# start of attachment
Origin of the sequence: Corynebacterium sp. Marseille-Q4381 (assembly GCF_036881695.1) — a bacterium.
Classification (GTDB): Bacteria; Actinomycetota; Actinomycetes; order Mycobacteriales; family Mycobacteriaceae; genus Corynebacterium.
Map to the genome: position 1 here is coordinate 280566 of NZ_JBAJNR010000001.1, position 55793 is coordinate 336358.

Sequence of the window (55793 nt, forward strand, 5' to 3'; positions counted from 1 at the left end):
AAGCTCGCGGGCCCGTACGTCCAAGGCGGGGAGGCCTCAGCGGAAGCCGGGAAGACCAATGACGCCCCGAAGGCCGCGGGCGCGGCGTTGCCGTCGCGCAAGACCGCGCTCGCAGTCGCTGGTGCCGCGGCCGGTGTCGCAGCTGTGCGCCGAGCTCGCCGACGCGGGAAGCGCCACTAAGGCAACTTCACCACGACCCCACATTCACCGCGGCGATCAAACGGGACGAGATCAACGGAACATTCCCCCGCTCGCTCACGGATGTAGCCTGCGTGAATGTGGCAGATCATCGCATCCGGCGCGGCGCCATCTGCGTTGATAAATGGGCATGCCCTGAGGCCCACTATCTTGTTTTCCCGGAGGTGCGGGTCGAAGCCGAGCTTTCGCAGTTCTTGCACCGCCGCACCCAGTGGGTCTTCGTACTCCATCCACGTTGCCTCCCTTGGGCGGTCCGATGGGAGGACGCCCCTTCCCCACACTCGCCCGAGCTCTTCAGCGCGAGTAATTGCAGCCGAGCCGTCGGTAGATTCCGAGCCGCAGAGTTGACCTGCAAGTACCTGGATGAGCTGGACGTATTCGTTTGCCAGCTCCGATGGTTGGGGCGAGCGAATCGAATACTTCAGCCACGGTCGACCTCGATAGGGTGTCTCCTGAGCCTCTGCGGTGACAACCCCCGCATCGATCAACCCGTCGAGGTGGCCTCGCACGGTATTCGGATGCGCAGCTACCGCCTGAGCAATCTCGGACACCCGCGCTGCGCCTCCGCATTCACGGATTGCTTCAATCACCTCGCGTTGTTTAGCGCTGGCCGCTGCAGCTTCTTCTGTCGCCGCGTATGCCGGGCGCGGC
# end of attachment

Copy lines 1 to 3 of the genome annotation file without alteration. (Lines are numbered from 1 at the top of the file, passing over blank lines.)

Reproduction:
Origin of the sequence: Corynebacterium sp. Marseille-Q4381 (assembly GCF_036881695.1) — a bacterium.
Classification (GTDB): Bacteria; Actinomycetota; Actinomycetes; order Mycobacteriales; family Mycobacteriaceae; genus Corynebacterium.
Map to the genome: position 1 here is coordinate 280566 of NZ_JBAJNR010000001.1, position 55793 is coordinate 336358.